Championship Laser Racing by Glenn Bourke

Three-time Laser world champion Glenn Bourke takes you through the ins and outs of this popular one-design. Black and white photographs and step-by-step explanations make this a very user friendly book. (1993 Fernhurst, 96pp, $20.95)

North U. Fast Course and North U. One-Design Course

These two textbooks from North Sails’ seminar series offer insight into boatspeed, sail trim and handling. Fast also has a compilation of previously published articles aimed at the big boat racer, while One-Design is focused on keelboats and dinghies. (1992 North Sails, 258pp, $19.95 each)

Performance Racing Trim by Bill Gladstone

One of the two-part Gladstone Performance Racing series, this book discusses sail trim, boathandling, preparation and tuning. Explanations are short, clear and simple, with useful illustrations. Geared to the keelboat and big-boat racer. (1996 Bill Gladstone Sailing Services, 180pp, $25)

Catamaran Racing for the 90s by Rick White and Mary Wells

Rick White and Mary Wells offer 337 pages of tips, tricks and checklists specifically for catamaran sailors. The manual covers everything from righting the boat after a capsize to sail set-up and tactical rules of thumb. A must-read for beginning and intermediate racers; class veterans will especially enjoy 10 interviews with multihull stars Randy Smyth, Carlton Tucker, Hobie Alter Jr. and others. (1997 Ram Press, 337pp, $31.95)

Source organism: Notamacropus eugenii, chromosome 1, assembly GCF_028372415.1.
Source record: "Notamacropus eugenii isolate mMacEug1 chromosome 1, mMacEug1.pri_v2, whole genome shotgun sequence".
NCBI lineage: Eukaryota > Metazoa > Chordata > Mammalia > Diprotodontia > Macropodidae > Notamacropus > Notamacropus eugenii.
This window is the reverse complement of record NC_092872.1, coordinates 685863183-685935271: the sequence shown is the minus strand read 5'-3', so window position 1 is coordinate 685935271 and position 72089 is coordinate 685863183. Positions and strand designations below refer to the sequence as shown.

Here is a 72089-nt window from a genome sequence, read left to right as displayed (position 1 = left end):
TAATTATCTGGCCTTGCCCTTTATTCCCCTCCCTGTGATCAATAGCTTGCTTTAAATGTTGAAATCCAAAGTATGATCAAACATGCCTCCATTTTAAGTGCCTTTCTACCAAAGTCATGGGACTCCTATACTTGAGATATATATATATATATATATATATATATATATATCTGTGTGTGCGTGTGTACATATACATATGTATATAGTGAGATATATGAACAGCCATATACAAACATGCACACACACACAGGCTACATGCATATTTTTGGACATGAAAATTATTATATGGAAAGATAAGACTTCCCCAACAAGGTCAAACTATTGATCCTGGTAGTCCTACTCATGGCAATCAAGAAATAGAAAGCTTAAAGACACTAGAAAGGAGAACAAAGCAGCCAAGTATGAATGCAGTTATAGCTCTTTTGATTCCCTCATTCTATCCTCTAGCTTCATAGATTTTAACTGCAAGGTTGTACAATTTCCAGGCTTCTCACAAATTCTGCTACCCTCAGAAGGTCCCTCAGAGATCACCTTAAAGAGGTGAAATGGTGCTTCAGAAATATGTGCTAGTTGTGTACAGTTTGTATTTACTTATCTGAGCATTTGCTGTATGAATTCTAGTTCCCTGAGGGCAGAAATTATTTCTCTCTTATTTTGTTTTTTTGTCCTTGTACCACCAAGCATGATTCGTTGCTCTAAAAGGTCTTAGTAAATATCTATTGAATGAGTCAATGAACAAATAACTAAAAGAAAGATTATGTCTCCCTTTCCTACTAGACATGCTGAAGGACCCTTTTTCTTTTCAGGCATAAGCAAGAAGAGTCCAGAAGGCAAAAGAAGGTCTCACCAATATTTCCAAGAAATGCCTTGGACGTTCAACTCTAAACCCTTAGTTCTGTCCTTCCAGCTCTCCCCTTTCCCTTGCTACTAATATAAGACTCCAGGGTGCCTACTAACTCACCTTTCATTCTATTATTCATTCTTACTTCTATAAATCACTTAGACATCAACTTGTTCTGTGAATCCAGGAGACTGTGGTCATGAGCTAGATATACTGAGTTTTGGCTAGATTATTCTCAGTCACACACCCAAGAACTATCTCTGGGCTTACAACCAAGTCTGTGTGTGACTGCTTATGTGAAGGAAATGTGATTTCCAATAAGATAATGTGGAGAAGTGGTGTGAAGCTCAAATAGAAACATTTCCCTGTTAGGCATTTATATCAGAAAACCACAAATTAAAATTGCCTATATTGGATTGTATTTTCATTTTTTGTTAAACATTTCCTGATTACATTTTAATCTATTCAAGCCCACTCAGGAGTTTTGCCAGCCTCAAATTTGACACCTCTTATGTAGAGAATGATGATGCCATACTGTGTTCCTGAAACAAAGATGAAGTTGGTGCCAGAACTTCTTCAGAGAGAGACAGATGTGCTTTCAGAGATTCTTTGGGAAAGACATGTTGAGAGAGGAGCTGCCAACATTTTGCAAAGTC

The Winner’s Guide to Optimist Sailing by Gary Jobson and Jay Kehoe

Opti-dad Gary Jobson combined forces with U.S. Opti Team coach Jay Kehoe to create a comprehensive guide for kids learning to sail and race in Optis. With illustrations by Brad Dellenbaugh and plenty of photographs, the information is presented in short, easy-to-read bits that most 11-year-old sailors will enjoy. (1997 Simon & Schuster, 173pp, $15)


While many authors discuss the principles of performance, few books are dedicated to explaining the science of sailing. If you ever considered what effect a particular sail shape, rigging technique or wind strategy would have on your sailing, these books are for you.

High Performance Sailing by Frank Bethwaite

In 1960, “something unexpected was happening” to Frank Bethwaite, a professional pilot and avid sailor. Basing tactical decisions on rules of thumb about local wind conditions, he and his wife lost a race they should have won. Bethwaite’s search for an explanation led to a comprehensive study of the science of sailing.

Touted by Sailing World’s Senior Editor at Large Ed Adams as “The most significant scientific thinking about sailboat racing to come along in three decades,” High Performance Sailing describes the fundamental elements of performance sailing, and elucidates the physics and meteorology at work.